This article needs additional citations for verification. (December 2022)
In software engineering, a bottleneck occurs when the capacity of an application or a computer system is limited by a single component, like the neck of a bottle slowing down the overall water flow. The bottleneck has the lowest throughput of all parts of the transaction path.
System designers try to avoid bottlenecks through direct effort towards locating and tuning existing bottlenecks in a software application. Some examples of engineering bottlenecks that appear include the following: a processor, a communication link, and disk IO. A system or application will hit a bottleneck if the work arrives at a comparatively faster pace relative to other processing components. According to the theory of constraints, improving on the occurrences of hot-spot point of the bottleneck constraint improves the overall processing speed of the software. A thought-provoking stipulation of the theory reveals that improving the efficiency of a particular process stage rather than the constraint can generate even more delay and decrease overall processing capabilities of a software.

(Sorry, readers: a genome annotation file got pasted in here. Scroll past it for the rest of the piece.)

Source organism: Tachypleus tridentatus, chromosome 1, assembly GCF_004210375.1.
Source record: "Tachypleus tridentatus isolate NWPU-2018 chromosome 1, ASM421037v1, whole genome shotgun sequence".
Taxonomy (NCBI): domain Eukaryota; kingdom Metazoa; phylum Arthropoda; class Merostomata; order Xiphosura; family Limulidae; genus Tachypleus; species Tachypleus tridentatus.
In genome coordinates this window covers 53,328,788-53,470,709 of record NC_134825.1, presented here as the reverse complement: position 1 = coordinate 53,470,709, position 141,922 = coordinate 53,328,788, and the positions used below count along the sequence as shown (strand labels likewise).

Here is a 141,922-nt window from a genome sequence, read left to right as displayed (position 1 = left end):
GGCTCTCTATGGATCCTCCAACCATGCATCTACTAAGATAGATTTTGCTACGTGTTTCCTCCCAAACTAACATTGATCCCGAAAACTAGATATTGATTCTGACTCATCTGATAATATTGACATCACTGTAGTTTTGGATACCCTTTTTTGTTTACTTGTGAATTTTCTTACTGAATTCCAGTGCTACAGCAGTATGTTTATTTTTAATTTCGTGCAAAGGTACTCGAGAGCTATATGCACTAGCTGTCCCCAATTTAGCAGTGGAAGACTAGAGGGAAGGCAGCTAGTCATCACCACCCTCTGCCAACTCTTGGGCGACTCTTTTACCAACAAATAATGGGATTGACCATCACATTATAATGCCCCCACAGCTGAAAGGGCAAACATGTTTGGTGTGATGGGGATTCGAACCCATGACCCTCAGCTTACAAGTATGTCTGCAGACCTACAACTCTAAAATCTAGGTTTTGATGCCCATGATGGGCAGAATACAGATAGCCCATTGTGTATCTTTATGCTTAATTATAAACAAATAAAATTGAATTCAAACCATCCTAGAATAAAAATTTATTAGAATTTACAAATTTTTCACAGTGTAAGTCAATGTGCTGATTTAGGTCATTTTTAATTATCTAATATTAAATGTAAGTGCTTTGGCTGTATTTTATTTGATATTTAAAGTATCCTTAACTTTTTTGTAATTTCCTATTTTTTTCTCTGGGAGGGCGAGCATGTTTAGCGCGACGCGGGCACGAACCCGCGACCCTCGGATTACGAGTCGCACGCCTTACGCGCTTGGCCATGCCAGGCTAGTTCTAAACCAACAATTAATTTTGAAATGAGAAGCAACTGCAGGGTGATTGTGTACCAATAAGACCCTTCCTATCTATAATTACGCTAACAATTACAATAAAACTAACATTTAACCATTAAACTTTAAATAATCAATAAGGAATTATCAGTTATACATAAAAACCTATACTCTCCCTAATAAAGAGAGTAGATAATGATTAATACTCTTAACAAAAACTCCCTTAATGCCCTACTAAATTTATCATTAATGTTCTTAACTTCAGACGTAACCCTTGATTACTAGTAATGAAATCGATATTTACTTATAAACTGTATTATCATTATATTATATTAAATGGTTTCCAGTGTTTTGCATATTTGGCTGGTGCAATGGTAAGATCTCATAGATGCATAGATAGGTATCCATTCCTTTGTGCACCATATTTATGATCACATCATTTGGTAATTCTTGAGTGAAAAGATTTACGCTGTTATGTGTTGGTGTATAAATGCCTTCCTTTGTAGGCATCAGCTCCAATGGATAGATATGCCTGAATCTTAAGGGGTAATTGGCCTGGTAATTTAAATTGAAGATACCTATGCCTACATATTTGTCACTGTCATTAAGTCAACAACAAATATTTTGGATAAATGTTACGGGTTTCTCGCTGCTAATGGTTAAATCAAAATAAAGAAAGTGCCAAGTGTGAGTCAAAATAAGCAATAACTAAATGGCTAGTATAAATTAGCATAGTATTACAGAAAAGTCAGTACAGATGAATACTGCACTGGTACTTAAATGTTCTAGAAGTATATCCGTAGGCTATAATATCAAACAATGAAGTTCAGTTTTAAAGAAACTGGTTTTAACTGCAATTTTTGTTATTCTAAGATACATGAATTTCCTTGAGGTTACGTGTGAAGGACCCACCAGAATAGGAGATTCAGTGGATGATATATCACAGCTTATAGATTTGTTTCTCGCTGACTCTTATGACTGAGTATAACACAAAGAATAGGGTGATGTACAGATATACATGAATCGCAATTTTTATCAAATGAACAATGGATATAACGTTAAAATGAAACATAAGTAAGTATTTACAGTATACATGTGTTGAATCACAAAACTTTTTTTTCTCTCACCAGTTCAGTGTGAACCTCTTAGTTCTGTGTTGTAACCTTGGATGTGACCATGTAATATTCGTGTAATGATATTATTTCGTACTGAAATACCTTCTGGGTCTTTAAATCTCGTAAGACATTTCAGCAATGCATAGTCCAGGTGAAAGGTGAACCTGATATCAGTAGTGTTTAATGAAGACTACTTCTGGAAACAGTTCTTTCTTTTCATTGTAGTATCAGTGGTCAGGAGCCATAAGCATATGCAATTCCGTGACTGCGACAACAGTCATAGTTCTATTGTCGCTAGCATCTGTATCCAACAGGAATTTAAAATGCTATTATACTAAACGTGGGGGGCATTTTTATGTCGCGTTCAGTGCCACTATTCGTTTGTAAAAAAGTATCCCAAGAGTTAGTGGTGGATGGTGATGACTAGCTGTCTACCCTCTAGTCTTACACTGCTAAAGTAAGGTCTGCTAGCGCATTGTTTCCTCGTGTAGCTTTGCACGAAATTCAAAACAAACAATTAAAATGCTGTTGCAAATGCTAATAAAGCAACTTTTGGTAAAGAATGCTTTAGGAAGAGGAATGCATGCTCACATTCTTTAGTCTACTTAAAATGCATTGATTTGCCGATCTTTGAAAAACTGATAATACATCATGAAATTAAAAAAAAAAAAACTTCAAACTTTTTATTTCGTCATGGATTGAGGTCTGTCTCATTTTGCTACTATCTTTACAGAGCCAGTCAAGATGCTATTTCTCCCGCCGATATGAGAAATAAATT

The process of tracking down bottlenecks (also referred as "hot spots" - sections of the code that execute most frequently - i.e. have the highest execution count) is called performance analysis. Reduction is achieved with the utilization of specialized tools such as performance analyzers or profilers, the objective being to make particular sections of code perform as effectively as possible to improve overall algorithmic efficiency.
- ^ Wescott, Bob (2013). The Every Computer Performance Book, Chapter 3: Useful laws. CreateSpace. ISBN 978-1482657753.